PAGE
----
Clark’s done it for us.
1) Do go read the Marthew’s paper. I approach all social science papers with an attitude of skepticism…and in this case I was surprised (pleasantly so) by table 6, where statistical confidence is specified.
3) Put aside existing models of how and why the US government works and approach it as a forensic anthropology question:
- Note that the NSA, the DoD, and the State Department are regulated by the government, but regulation does not work they way one might expect.
- Note that no matter which party seems to win an election, the bureaucracy always stays in place, and has its own agenda.
- Note that elections do not create moral government or consent.
- Note that the DNA of the government is not just the Constitution, but the extended phenotype of defense oriented firms, police departments, bureaucrats, dependents, and more.
- Ask yourself if people of good will tried to reform the government in 1980, and 1990, and 2000, and 2010, and it has gotten larger and more intrusive every year, what effect people of good will trying to reform the government in 2014 will have.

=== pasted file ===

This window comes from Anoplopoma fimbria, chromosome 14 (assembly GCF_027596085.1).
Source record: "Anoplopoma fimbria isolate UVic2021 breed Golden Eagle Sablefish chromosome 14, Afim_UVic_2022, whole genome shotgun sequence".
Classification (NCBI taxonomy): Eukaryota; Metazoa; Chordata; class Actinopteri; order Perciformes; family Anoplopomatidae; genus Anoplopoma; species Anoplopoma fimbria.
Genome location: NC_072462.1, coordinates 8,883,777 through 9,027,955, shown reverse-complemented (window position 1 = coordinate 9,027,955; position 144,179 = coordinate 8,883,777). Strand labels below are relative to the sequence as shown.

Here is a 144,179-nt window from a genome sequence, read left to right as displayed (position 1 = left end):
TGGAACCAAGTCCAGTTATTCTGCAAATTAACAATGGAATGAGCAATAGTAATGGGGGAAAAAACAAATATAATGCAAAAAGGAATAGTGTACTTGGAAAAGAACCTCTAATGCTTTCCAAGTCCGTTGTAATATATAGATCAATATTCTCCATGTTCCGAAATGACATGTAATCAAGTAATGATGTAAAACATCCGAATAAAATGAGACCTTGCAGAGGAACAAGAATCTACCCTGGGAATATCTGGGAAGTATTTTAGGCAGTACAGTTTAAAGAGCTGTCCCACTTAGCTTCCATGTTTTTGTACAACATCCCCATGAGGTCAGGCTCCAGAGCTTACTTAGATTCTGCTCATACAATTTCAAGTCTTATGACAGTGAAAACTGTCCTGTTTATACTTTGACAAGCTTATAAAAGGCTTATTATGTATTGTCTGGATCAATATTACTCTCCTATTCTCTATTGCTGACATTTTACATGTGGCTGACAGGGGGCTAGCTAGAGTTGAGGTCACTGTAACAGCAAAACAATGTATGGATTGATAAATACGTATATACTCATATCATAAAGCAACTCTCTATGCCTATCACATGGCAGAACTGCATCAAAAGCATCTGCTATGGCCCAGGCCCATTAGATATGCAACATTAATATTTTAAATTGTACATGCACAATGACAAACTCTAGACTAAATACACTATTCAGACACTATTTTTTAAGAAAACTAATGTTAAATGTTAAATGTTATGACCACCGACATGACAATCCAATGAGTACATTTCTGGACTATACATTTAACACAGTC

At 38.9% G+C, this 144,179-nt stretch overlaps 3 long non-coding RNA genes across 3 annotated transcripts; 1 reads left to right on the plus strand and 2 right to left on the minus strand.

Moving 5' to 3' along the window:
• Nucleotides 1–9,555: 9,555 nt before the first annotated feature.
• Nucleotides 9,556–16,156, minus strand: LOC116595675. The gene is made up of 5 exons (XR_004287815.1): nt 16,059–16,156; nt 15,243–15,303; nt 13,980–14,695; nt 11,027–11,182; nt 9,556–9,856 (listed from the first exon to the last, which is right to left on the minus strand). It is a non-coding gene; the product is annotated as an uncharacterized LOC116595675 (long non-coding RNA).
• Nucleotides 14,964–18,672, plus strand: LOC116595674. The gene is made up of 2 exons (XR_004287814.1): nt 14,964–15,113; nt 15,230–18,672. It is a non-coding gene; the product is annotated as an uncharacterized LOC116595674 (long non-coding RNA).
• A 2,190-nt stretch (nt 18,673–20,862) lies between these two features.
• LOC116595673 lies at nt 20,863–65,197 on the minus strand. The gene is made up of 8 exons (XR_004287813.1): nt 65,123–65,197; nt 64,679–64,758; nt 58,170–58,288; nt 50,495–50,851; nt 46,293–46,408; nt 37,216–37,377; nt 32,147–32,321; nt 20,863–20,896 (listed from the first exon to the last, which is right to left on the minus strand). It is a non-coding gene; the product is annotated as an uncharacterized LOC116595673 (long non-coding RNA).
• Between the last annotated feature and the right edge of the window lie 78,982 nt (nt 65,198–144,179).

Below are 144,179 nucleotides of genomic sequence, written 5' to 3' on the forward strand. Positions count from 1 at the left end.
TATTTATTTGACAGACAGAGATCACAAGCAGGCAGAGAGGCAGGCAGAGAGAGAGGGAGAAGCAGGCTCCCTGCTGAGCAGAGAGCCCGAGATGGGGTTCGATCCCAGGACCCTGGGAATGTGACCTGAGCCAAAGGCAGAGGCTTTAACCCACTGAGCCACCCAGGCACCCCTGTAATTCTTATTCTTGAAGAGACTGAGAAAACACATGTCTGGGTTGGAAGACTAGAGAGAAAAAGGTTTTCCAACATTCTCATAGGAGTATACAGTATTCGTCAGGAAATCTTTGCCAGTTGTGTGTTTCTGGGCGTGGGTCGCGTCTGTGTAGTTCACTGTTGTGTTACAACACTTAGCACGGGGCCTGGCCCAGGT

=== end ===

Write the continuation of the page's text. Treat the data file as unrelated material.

4) Withdraw your consent from the system.
Amen to all that, and he has plenty more. As for the poor old Constitution, a link found in the post immediately following Clark’s is instructive:
Citizens…enjoy freedom of speech, of the press, of assembly, of association, of procession and of demonstration.
Citizens…enjoy freedom of religious belief.
Freedom of the person of citizens…is inviolable.
The personal dignity of citizens…is inviolable. Insult, libel, false accusation or false incrimination directed against citizens by any means is prohibited.
The residences of citizens…are inviolable. Unlawful search of, or intrusion into, a citizen’s residence is prohibited.
Go have a look to see what it was I replaced with the ellipses there. Gee, looks like they’re every bit as “free” as we are, their “freedoms” as secure and “inviolable” under their most excellent Constitution as ours. And, y’know, vice very much versa.